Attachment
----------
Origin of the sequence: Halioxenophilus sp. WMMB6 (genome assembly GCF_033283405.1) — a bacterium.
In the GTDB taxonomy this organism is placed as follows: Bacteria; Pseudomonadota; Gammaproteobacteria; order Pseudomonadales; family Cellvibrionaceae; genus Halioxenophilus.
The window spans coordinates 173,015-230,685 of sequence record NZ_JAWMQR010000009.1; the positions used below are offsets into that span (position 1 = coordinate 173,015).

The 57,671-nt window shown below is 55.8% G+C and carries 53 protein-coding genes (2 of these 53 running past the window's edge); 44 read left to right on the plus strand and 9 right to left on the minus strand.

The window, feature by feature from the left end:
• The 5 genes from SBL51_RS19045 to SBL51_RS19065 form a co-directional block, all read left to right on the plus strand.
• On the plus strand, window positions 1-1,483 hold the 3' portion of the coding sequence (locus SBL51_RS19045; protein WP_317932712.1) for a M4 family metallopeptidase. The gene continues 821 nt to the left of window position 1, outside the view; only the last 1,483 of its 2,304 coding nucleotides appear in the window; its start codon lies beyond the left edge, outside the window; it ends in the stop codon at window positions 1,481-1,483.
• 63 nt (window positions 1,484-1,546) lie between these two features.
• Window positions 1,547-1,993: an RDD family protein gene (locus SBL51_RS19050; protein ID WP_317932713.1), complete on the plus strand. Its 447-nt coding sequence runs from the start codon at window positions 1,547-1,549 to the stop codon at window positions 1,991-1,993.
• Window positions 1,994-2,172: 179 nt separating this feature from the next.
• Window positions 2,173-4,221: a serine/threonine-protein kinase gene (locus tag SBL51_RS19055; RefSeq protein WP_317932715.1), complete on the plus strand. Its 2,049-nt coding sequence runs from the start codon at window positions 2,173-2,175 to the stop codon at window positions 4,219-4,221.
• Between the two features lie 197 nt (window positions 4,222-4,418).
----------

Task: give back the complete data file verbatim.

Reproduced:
Origin of the sequence: Halioxenophilus sp. WMMB6 (genome assembly GCF_033283405.1) — a bacterium.
In the GTDB taxonomy this organism is placed as follows: Bacteria; Pseudomonadota; Gammaproteobacteria; order Pseudomonadales; family Cellvibrionaceae; genus Halioxenophilus.
The window spans coordinates 173,015-230,685 of sequence record NZ_JAWMQR010000009.1; the positions used below are offsets into that span (position 1 = coordinate 173,015).

The 57,671-nt window shown below is 55.8% G+C and carries 53 protein-coding genes (2 of these 53 running past the window's edge); 44 read left to right on the plus strand and 9 right to left on the minus strand.

The window, feature by feature from the left end:
• The 5 genes from SBL51_RS19045 to SBL51_RS19065 form a co-directional block, all read left to right on the plus strand.
• On the plus strand, window positions 1-1,483 hold the 3' portion of the coding sequence (locus SBL51_RS19045; protein WP_317932712.1) for a M4 family metallopeptidase. The gene continues 821 nt to the left of window position 1, outside the view; only the last 1,483 of its 2,304 coding nucleotides appear in the window; its start codon lies beyond the left edge, outside the window; it ends in the stop codon at window positions 1,481-1,483.
• 63 nt (window positions 1,484-1,546) lie between these two features.
• Window positions 1,547-1,993: an RDD family protein gene (locus SBL51_RS19050; protein ID WP_317932713.1), complete on the plus strand. Its 447-nt coding sequence runs from the start codon at window positions 1,547-1,549 to the stop codon at window positions 1,991-1,993.
• Window positions 1,994-2,172: 179 nt separating this feature from the next.
• Window positions 2,173-4,221: a serine/threonine-protein kinase gene (locus tag SBL51_RS19055; RefSeq protein WP_317932715.1), complete on the plus strand. Its 2,049-nt coding sequence runs from the start codon at window positions 2,173-2,175 to the stop codon at window positions 4,219-4,221.
• Between the two features lie 197 nt (window positions 4,222-4,418).